Requires Photography

Kanaga mask

African, Mali, Dogon peoples
20th century
Artist Unidentified

Object Place: Mali


Overall: 94 x 48.5 x 16 cm (37 x 19 1/8 x 6 5/16 in.)

Accession Number


Medium or Technique

wood, paint, rope, nails,

Not On View


Africa and Oceania, Contemporary Art



The meaning of Dogon masquerades and masks has been open to much speculation. Kanaga masks are among more than seventy-eight different Dogon mask types, ranging from animals and humans to abstract configurations that performed during complex funerary rituals organized by Ava (or Awa), a men’s society. They facilitated the transition of the deceased into the realm of ancestorhood. Kanaga masks can be identified by their double-cross superstructure and small vertical appendages.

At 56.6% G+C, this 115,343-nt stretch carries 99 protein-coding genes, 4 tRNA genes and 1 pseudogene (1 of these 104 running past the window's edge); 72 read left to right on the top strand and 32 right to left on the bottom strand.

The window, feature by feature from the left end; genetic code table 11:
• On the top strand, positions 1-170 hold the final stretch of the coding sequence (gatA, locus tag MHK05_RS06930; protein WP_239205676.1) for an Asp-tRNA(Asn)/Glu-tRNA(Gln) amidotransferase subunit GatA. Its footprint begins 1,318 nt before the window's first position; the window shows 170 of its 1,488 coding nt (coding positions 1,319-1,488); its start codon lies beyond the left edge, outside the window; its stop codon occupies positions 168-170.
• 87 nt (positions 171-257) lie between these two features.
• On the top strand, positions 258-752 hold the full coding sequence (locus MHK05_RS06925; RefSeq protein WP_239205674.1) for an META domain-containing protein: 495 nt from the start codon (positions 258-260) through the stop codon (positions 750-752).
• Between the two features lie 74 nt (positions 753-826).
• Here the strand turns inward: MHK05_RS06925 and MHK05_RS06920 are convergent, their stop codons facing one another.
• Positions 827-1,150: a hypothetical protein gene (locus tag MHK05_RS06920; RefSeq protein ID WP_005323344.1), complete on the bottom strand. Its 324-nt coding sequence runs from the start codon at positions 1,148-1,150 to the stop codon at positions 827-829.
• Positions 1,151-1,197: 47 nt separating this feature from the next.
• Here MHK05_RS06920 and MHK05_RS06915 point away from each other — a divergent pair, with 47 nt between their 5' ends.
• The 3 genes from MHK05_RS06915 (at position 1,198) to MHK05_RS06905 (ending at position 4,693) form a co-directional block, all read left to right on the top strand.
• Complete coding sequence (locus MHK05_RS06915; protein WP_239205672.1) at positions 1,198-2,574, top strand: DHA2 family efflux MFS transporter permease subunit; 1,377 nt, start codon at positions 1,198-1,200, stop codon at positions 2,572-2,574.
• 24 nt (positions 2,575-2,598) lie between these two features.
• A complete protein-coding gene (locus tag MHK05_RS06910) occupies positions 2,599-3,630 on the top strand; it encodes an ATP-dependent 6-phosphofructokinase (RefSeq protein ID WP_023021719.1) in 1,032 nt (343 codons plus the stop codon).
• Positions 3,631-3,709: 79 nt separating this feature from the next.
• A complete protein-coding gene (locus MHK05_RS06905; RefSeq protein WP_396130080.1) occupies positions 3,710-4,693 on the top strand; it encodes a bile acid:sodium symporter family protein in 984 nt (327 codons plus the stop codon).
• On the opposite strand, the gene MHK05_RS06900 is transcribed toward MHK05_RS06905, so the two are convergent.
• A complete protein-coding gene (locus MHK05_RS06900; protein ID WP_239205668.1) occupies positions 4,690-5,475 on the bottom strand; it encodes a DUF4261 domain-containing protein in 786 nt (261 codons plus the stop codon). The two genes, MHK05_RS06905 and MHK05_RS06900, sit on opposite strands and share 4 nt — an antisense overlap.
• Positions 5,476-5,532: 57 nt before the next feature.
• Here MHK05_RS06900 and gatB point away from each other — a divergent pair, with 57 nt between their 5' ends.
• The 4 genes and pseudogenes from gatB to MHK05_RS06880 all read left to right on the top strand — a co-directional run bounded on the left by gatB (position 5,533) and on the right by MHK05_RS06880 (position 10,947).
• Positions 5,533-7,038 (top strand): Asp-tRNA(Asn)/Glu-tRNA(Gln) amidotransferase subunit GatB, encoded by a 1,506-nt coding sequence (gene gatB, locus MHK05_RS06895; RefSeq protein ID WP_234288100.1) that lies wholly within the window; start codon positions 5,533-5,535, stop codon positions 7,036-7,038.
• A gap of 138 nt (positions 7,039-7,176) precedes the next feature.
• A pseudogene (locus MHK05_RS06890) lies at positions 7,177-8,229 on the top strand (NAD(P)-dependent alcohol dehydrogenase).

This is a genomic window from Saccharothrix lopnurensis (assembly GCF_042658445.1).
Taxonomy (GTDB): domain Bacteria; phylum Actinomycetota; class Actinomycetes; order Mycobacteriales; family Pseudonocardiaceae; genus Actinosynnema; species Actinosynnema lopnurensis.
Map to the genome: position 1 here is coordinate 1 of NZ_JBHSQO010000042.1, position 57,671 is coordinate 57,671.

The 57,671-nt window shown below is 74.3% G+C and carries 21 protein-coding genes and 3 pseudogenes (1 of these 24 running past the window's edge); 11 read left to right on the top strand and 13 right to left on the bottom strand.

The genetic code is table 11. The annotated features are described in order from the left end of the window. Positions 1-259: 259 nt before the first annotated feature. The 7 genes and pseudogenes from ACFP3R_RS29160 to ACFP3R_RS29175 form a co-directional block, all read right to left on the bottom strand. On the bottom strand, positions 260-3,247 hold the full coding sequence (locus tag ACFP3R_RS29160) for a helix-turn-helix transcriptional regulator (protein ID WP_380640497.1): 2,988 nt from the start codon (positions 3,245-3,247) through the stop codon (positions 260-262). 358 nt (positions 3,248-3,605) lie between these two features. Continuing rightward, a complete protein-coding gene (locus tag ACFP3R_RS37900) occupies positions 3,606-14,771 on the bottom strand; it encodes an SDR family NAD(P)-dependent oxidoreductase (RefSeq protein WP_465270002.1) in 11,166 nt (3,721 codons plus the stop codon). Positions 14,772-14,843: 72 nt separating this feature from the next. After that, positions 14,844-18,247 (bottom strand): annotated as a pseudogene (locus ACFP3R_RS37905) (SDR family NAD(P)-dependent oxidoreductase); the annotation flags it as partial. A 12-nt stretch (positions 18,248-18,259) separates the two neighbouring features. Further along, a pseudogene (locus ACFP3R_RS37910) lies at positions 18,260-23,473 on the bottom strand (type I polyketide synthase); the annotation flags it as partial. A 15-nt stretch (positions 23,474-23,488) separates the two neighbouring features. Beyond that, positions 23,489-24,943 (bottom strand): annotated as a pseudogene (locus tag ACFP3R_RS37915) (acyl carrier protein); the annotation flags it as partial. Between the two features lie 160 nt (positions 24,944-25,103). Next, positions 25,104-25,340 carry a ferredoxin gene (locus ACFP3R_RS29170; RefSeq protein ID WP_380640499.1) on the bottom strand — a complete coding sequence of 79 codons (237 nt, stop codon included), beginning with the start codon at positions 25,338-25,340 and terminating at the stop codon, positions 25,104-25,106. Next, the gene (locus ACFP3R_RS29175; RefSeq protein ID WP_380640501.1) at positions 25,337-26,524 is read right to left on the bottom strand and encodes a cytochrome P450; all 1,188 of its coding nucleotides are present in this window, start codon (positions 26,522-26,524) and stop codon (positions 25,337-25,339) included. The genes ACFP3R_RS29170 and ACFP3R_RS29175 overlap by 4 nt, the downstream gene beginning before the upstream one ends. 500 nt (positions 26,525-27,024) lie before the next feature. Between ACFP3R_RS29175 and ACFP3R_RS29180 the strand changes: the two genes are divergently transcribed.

Geneviève McMillan (b. 1922 - d. 2008), Cambridge, MA; 2008, to the Geneviève McMillan and Reba Stewart Foundation, Cambridge; 2009, gift of the Geneviève McMillan and Reba Stewart Foundation to the MFA. (Accession Date: June 17, 2009)

Credit Line

Gift of Geneviève McMillan in memory of Reba Stewart